Viacom has ramped up its production of content for streaming services and the company has high hopes for the business.
Viacom CEO Bob Bakish said his company’s content production business for third-party video platforms will be worth $1 billion by 2020. Those numbers apply to Viacom media networks plus Paramount studios and for international and domestic production.
Bakish said the streaming content studio initiative is being driven by growing demand from third party for episodic content. He also said Viacom has more intellectual property opportunities than its traditional networks can accommodate.
“This initiative is about creating new first-run content. It’s not about the wholesale licensing of library product to third parties. We are taking a page from the Paramount TV playbook, which is mine the library for IP, leverage talent relationships in the ecosystem and use a cost-plus model, not deficit financing. We view it as a way to extend the brands to other platforms and generate incremental revenue,” Bakish said.
Right now Viacom’s streaming studio production is based around Nickelodeon, MTV and Viacom International Media Networks. Bakish said that Comedy Central and BET will be added to that list shortly.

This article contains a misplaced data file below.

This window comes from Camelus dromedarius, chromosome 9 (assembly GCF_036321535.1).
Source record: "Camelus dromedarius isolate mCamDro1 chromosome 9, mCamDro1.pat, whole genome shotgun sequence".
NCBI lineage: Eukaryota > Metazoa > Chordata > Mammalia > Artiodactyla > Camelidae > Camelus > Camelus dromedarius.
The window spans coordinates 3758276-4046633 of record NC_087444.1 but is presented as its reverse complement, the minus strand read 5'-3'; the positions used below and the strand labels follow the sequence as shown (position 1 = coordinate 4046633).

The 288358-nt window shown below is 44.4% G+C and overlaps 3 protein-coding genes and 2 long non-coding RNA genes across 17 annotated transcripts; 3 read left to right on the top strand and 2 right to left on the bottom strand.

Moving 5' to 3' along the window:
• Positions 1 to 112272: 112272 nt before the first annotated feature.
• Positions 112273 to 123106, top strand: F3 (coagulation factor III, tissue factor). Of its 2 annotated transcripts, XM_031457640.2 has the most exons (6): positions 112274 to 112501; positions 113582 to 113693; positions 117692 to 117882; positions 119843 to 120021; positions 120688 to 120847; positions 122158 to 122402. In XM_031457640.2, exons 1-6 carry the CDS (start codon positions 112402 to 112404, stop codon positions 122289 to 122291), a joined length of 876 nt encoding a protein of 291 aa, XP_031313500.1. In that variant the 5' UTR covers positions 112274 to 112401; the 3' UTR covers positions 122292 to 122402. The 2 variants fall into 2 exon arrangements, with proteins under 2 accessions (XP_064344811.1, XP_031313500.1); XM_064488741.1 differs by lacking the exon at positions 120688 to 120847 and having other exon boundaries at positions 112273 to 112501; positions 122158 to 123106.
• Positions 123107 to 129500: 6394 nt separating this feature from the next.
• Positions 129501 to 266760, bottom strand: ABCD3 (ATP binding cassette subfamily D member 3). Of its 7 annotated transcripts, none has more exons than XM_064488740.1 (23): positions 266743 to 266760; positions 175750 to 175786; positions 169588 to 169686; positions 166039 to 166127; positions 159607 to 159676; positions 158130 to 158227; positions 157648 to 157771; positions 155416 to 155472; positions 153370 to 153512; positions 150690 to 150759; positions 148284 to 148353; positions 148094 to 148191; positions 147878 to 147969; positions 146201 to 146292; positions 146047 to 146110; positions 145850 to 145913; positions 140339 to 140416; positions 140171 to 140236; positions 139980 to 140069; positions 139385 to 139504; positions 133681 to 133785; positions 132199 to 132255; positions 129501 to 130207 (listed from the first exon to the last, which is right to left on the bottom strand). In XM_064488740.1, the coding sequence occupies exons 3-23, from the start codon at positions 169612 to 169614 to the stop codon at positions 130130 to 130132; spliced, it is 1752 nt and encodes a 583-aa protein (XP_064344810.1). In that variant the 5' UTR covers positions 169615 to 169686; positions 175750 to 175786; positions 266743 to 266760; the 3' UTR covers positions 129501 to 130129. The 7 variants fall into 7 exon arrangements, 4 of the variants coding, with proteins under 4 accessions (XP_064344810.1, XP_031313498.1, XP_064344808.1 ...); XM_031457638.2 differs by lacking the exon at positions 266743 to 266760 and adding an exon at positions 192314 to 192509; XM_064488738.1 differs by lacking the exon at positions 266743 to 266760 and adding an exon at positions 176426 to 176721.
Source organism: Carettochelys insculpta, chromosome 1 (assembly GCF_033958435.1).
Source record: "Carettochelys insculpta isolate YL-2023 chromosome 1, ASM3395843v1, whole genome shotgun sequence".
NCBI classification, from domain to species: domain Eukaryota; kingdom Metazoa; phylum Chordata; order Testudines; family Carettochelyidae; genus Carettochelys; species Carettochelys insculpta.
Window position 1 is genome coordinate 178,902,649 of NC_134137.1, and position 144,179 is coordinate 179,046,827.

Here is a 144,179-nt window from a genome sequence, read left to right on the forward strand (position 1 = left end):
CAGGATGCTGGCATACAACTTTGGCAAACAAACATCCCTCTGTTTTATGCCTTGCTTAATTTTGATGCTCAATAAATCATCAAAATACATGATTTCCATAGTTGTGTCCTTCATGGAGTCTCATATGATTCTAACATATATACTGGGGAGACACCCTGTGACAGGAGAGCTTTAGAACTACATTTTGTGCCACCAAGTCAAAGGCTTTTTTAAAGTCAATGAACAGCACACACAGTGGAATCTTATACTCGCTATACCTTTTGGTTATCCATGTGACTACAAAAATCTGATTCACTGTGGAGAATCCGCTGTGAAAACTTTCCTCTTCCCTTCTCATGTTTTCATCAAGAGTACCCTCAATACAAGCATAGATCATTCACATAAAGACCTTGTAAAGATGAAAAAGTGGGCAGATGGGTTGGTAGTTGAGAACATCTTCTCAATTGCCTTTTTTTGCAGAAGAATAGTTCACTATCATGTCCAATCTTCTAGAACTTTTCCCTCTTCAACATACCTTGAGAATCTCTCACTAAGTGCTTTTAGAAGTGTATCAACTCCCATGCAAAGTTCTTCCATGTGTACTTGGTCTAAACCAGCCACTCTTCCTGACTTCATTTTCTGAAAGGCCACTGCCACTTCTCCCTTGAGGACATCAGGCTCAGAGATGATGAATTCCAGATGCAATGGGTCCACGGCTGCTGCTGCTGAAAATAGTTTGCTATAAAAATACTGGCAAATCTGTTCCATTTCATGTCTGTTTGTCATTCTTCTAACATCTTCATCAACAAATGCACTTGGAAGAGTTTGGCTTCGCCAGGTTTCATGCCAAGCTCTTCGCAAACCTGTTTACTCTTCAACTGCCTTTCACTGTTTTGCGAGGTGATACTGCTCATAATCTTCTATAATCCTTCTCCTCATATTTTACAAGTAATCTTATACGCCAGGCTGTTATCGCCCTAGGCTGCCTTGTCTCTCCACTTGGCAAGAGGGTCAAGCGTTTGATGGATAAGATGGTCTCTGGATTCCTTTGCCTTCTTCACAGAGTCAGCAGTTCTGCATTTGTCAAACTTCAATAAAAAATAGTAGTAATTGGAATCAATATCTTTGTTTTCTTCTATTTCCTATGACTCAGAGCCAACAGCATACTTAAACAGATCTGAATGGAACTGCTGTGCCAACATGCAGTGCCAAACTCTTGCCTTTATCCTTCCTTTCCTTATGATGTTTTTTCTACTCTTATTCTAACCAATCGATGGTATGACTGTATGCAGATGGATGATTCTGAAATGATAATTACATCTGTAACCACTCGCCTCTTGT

In June, Viacom announced that Nickelodeon is licensing an animated series “Pinky Malinky” to Netflix in a multiyear deal for 59 new episdoes. MTV and VIMN Studios also have production deals in the works.
During its earnings call, Viacom also elaborated on its new licensing deal with Fox for its Vantage targeted advertising platform. Viacom CFO Wade Davis said the deal covers the licensing of the Vantage targeting engine along with a set of managed service agreements that go along with the ongoing operation. The deal does not include any of Viacom’s viewership data.
“This is a really key development for our AMS business and this comes out of the significant investment that we started making in 2015. It’s ultimately an evolution of the creation of the OpenAP partnership, which we in partnership with Fox and Turner, brought to life last year. It’s important to note that OpenAP continues to evolve significantly,” Davis said.
Fox is the first publisher to license the Vantage targeted ad platform and there’s a significant opportunity for Viacom to partner with other publishers in the same way.
“We’re in late stage discussions with a number of other publishers and we’re really excited about the possibility and upside with this business,” Davis said.
Viacom discussed these two points of its business after this morning reporting its fiscal third-quarter earnings, punctuated by a 4% drop in revenues and operating income that remained mostly flat, up just 1% year over year.